Baisali Chatterjee Dutt


I went to the mountains

to leave all my wounds


To bury it in snow

and free-fall my way

to a life less angry.

Eating oxygen in small bites,

I set out on my pilgrimage of pain,

hoping for a rebirth of some kind

or a phlebotomy at least.

Once purged of hurt

and rage

and self-pity,

I would

— finally —

bake that cake,

   drink that wine,

      buy those shoes,

         wear that dress,

            kiss that boy,

                sing that poem,

                   dance that dance,

                      love myself

       love my self

       love self


Breathless and bitter

I reached the top

and waited for the miracle to take place.

Unseeing of the beauty

surrounding me from head to foot

as my eyes were clouded over

by my own misery,

my tongue grew more

 and more astringent.


         one magical morning

when these scent of pine

grabbed me out of bed

and pulled me outside —

I was transformed.

The sun. Rising.

Painting the sky



I did not fall to my knees.

I did not cry.

But my chest burst with morning prayer.

I was the first ever human

to have set eyes on the sun.

I went to the mountains

to leave all my pain,

 all my anger,


I came back bathed in honey-gold light.




A Love That Keeps Flowing

We know a mother’s love

is depthless,


And You, o Ganga,

are the Mother of all mothers,

       the Mother of us all.

It is this love

that lets you swallow

everything we throw at you —

our lies,

       our waste,

our dead.

Silently engulfing all our misdeeds,

              You flow on and on.

We desecrate,

       we defecate,

              we disfigure and destroy,

and still,

              You flow on and on.

But Maa Ganga,

                            tell me,

mother to Mother,


doesn’t it all become        too much?

This mothering gig isn’t easy,

        after all.

Aren’t there moments

when you want to scream

“Enough is ENOUGH!!”

and just walk out

without a second glance?

Once You killed seven of Your sons,

so I can imagine You as the red river, rising.

But then again, You raised the eighth,

and were by his side

when he was at his weakest,

                             his most vulnerable.

You were his salvation.

As you were the others’.

As you are ours.

You will always shower us

with Your benevolence,

for that simply is Your way.

But at least bless us, Mother,

with wisdom,

with kindness,

and the good sense

       to treat You better.

You deserve better.




A String of Words

Here —

I’ve gathered your promises together

and put them in an old sewing basket.

I will thread the needles

with your words

whenever I need to patch up

my fraying senses.

I collect stray words

 dying words

like you collect tea cups.

You gift yourself

in a brew

to those who need strength

and succour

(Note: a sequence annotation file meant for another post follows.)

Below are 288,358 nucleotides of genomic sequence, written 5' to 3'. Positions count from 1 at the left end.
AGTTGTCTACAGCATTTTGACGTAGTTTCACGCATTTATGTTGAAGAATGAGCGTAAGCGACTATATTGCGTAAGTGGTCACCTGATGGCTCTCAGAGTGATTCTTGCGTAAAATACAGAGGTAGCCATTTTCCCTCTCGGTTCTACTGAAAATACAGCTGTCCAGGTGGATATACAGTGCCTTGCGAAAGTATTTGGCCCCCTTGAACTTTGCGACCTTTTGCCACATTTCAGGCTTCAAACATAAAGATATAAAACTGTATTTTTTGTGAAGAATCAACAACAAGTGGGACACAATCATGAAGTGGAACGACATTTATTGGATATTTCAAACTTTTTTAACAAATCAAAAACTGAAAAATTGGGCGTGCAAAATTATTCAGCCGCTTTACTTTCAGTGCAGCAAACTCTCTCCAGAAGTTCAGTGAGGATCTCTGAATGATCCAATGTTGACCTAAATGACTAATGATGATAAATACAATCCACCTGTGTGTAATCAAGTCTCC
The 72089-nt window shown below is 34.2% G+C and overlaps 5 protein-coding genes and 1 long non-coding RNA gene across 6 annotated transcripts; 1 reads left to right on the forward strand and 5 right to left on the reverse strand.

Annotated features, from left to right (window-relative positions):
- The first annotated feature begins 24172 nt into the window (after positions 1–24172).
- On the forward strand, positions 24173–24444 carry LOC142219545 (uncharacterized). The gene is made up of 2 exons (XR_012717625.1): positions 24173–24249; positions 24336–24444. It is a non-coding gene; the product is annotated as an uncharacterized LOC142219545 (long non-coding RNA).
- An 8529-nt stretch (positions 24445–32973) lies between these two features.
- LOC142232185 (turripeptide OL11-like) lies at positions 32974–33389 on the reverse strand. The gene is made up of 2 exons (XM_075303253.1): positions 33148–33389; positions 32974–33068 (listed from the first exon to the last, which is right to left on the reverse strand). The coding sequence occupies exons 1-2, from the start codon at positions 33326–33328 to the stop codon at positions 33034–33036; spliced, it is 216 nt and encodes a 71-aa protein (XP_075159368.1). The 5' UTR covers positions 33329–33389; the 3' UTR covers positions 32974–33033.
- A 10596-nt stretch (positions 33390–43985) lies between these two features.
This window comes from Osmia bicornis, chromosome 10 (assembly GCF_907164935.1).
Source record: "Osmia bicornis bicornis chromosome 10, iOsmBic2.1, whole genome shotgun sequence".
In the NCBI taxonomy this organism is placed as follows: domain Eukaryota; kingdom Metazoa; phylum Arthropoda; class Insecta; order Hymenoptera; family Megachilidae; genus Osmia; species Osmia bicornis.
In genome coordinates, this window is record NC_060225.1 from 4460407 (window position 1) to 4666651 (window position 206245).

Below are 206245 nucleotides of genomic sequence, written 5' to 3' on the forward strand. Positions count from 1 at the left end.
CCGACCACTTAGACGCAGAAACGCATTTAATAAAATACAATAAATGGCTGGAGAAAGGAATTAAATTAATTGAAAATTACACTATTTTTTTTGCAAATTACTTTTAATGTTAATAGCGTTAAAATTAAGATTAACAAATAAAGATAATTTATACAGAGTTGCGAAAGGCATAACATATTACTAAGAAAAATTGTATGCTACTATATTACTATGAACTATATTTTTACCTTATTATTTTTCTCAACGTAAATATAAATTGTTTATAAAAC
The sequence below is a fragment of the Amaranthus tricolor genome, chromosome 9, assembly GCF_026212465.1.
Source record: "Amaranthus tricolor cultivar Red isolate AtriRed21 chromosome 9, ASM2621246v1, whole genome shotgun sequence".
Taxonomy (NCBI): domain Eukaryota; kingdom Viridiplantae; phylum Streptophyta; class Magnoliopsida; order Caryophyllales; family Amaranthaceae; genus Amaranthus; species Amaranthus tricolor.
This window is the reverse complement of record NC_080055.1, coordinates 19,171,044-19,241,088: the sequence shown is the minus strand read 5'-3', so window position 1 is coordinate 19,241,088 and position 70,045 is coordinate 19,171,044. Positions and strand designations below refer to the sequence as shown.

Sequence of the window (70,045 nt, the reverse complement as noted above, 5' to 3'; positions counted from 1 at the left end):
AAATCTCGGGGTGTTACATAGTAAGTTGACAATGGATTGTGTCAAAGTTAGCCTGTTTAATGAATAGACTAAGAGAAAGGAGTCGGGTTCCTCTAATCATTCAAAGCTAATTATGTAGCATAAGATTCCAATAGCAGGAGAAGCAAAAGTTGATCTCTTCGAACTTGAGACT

or, quite simply, just an unhurried ear.

By the time you come home to me,

I am given only the dregs.

I sift through my collection of words

and try to string them into songs,

but they always leave

a bitter aftertaste.





What if I string together

some of my favourite words

for you to wear

as a talisman?

Would you throw it into a drawer

full of discarded things

or stuff it into your pocket

along with used tissues

and mint wrappers?

Or        would you wear it

on your bare skin

like a silver chain made of moon dust

             and starlight,

my words dangling on them

like charms?

Would you caress the words

like caramel toffee

and chant them

108 times

      like a prayer?

I feed these words to you

as solace,

as ginger chai

     and shortbread cookies.

I offer these words to you

as a benediction,

as birdsong

    and bhaatiyali.

I gift these words to you

as a thumri,

     a fairy tale

     a picnic in the mountains.

They are present in this little poem of mine,




               ye shall find.




Hello Again

I know Love will come again.

I know.

Love will patiently rebuild the bridges

I burnt down,

using his sinew and bones and blood.

He will mix the cement

                           with confetti

                           and rose petals

                           and hope.

Love will come to me barefoot

and wait patiently outside my door

picnic basket in hand,

carrying an empty notebook,

                     rainbow pens

                     and a jar of words.

Love will patiently wait

for me to write him poetry again,

bathing in the moonlight

and kissing the stars awake

while I try to make

sunflowers bloom on blank pages.

We’ll sip on chamomile tea

and eat strawberries,

lying on a bed

of autumn clouds.

Love will come again.

I know.

Baisali Chatterjee Dutt is a domesticated nomad who writes, edits, dabbles in theatre and teaches. Her poetry has been published in various anthologies and magazines, print as well as online.

Her latest novella in verse, “Three is a Lonely Number”, is available on Amazon Kindle.

Currently she is the Drama teacher at Sri Sri Academy, Kolkata.
Born in New York, schooled in Bangalore, with college in Delhi, Baisali Chatterjee Dutt now lives in Kolkata with her family. She has an MA in French from Jawaharlal Nehru University.

She eats chocolate by the bucketful. She has two teenage boys. Ergo the chocolate. By the bucketful.